Council Will Go Ahead With De La Soul Event

The Undergraduate Council's De La Soul concert is still on, council officers said last night.

Treasurer Michael P. Beys '94 and former Secretary Nhan T. Vu '92-93, two of the concert's organizers, said they would go ahead with the event in agreement with the Athletic Department's limitations on the use of Bright Hockey Arena.

De La Soul, a rap and hip-hop group, is the main act scheduled for the May 1 "Rock for Shelter" concert to benefit the homeless.

Beys and Vu said earlier this week that the administration's restrictions on seating and ticket sales might force them to call off the charity concert.

But on Tuesday, Beys and Vu met with Associate Athletic Director Robert Malekoff and signed a final contractwhich left the restrictions intact.

Malekoff, who sets conditions for use of thehockey arena, told the event's planners last weekthat De La Soul would be allowed to perform onlyif attendance were limited to 2000 students. Beysand Vu had originally believed the hockey arenawould hold 3200 people, although they now agreewith Malekoff's estimate.


Beys and Vu also agreed to the restriction ofticket sales to students from Harvard and fiveother Boston-area colleges. Tickets will be soldonly at the Holyoke Center Ticket Office on theday of the concert, according, to the contract.Concert organizers said they were initially"perplexed and dismayed" with the restrictions.

Beys told The Crimson Monday night that therestrictions would probably cause the council tolose $4000 on the show. Early estimates based onselling 2500 seats predicted close to $12,000profit.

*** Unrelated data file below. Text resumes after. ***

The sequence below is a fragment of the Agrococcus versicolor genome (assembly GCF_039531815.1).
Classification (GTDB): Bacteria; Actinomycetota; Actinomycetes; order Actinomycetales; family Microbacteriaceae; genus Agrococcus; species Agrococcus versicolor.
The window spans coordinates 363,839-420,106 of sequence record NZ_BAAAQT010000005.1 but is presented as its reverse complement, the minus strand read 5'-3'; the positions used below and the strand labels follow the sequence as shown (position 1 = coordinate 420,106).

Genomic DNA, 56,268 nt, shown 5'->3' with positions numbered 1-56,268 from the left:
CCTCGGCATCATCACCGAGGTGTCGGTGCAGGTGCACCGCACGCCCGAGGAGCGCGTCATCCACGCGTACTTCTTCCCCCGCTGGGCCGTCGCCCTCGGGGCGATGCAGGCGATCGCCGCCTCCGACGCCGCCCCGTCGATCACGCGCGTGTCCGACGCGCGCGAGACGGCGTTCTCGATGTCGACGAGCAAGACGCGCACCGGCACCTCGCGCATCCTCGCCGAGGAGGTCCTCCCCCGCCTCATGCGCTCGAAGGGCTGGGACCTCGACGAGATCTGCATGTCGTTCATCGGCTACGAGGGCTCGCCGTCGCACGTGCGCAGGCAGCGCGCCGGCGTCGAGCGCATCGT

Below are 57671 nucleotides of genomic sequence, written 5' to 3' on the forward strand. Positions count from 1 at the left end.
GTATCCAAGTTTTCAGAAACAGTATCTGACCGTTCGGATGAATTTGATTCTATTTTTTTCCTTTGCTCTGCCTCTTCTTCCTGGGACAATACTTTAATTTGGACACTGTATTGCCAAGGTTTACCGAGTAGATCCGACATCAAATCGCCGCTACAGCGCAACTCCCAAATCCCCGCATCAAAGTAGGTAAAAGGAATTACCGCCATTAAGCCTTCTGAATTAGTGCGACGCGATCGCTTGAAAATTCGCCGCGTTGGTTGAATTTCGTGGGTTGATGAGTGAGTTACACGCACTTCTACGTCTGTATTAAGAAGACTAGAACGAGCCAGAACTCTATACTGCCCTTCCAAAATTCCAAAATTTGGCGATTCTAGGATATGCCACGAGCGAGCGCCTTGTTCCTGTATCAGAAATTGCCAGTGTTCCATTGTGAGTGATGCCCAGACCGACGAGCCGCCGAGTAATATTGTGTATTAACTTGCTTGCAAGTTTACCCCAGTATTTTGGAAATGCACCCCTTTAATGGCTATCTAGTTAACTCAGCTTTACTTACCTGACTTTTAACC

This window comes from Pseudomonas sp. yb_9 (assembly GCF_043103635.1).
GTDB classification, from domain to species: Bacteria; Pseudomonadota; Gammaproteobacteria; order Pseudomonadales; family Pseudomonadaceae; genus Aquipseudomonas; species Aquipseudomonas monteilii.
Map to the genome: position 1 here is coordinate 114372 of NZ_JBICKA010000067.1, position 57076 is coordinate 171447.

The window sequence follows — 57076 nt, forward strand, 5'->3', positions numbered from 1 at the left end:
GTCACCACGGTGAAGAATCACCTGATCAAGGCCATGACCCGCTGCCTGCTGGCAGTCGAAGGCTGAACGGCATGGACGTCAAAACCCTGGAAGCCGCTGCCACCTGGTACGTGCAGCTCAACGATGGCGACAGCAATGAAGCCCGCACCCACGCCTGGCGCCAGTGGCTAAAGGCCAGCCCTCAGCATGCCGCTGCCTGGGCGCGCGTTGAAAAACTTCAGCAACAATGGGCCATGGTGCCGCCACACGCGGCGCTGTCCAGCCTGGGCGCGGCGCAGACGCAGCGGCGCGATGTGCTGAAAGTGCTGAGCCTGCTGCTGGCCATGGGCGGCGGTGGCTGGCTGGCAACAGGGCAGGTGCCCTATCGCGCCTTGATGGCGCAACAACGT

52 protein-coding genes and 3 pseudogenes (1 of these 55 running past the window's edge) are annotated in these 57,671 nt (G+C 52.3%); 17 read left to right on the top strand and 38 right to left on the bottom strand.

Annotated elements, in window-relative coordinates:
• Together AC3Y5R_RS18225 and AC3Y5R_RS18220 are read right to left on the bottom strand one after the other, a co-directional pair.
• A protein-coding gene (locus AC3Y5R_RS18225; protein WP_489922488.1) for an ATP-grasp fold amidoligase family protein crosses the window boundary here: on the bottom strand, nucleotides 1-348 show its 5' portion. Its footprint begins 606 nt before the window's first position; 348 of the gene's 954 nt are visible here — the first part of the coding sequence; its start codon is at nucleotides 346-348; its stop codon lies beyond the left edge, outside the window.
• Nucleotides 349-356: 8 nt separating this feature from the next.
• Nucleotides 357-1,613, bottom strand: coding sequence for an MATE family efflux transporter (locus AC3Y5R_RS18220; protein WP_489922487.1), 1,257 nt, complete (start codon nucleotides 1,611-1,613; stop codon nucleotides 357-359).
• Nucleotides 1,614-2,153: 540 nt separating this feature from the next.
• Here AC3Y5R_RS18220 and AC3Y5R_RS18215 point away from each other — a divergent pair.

But the event's planners said yesterday thatthey originally misunderstood Malekoff'smotivations for setting the stipulations onseating and ticket sales. Vu said he is now awarethat Malekoff was only trying to help the councilensure planning for the event would not be toohurried and disorganized.

Beys and Vu said that they believemisperceptions of the administration's actionresulted at least partly from an article inTuesday's Crimson that made the situation seemoverly confrontational.

Vu said yesterday that his initialunderstanding of the administration's restrictionswas that they would make the concert's success"very questionable," but would not necessarilysink the event.

The concert's planners said yesterday that theyno longer expect to lose money on the event. Theysaid they plan to compensate for the drop inprojected revenues due to the attendancerestrictions by cutting projected costs andpossibly raising ticket prices.

"Breaking even will not be a problem, "Beyssaid. "We're not going to take a huge loss like Ihad anticipated That is no longer the case."

The major concern now is how many corporatesponsorships, earmarked by the council to benefitthe homeless, will be secured, Beys said he couldnot guarantee a figure for proceeds to thehomeless under the newly revised budget.

The council has been granted free air time ontwo radio stations, Beys said. It is alsoattempting to obtain sponsorship from Domino'sPizza, Trump Shuttle and the Harvard Co-operativeSociety, he added.

Beys said yesterday that he does not considerhimself responsible for raising money for thehomeless. His role is primarily to stage anentertaining student concert that does not losemoney.

"I've done my job if the concern is on the plusside," Beys said. "When I was pushing De La Soul,I told people this would be a great opportunity toraise money for the homeless. But I made it clearthat it was not my department. All I can do ishope."CrimsonJason ShankuSURPIRSE: RYAN YAMAMOTO looks on as CARINVALLEJO examines her purchases from the HarvardCooperative Society.